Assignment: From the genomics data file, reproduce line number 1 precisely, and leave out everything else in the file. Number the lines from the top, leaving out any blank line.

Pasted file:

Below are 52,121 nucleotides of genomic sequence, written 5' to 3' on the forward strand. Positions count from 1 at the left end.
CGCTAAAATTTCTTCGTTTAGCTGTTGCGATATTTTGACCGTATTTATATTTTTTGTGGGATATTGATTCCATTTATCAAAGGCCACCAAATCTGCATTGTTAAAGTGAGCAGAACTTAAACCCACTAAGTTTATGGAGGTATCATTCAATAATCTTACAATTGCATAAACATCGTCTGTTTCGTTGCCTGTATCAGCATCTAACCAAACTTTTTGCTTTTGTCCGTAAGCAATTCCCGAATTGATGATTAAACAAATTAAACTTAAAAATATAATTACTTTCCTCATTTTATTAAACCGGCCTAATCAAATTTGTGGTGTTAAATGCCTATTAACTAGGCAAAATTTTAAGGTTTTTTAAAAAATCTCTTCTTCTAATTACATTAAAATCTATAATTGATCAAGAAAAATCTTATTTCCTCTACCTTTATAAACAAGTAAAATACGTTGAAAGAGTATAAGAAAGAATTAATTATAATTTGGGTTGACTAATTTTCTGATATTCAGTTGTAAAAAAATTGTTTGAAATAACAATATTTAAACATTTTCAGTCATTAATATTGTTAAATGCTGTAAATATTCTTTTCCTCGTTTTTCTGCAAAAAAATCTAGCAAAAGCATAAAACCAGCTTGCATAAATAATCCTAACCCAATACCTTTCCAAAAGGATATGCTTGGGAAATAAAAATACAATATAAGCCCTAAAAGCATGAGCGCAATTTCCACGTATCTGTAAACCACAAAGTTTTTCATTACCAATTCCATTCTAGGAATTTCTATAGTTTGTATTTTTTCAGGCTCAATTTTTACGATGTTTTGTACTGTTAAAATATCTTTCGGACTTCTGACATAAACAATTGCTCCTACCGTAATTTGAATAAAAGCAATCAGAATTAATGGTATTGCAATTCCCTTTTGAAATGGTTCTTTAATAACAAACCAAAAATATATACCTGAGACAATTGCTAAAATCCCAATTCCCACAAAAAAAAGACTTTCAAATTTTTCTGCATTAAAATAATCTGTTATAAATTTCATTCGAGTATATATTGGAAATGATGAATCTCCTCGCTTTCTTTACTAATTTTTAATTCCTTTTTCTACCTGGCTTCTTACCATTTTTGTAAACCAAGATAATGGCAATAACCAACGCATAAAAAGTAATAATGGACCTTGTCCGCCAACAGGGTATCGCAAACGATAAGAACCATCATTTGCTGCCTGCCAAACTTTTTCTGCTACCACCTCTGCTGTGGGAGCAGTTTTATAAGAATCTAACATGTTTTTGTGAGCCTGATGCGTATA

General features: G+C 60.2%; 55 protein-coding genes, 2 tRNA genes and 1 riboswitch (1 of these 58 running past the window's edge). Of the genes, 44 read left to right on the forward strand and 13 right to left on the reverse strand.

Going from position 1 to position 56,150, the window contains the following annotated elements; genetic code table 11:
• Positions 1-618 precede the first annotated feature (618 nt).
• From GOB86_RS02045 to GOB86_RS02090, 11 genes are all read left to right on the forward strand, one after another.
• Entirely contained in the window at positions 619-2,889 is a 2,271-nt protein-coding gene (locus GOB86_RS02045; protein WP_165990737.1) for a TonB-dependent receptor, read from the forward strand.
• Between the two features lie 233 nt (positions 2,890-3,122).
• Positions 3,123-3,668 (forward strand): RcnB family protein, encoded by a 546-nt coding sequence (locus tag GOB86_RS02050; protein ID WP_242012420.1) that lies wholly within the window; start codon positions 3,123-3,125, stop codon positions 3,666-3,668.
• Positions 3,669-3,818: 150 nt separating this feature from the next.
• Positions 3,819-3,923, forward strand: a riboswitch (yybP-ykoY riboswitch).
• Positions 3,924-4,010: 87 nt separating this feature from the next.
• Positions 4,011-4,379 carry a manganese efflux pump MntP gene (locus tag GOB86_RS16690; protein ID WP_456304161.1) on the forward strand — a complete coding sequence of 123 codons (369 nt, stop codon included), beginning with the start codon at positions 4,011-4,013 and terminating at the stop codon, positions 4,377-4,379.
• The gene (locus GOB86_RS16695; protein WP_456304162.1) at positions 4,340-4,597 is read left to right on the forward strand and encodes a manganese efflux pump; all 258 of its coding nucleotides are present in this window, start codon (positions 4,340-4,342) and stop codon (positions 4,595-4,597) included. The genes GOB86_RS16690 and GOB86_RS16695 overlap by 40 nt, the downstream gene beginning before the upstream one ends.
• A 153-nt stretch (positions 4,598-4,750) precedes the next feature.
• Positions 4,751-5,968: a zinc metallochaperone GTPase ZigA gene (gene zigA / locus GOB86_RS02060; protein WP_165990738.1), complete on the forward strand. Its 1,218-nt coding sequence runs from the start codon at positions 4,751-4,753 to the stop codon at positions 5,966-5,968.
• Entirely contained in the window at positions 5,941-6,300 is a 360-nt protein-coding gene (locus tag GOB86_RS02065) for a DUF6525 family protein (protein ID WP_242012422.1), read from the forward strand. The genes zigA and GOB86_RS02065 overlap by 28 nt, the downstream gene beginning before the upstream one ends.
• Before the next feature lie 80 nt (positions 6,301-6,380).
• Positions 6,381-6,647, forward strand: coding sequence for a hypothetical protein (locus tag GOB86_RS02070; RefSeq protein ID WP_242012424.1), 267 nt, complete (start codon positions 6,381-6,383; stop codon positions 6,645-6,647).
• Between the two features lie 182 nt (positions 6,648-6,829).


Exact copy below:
Below are 52,121 nucleotides of genomic sequence, written 5' to 3' on the forward strand. Positions count from 1 at the left end.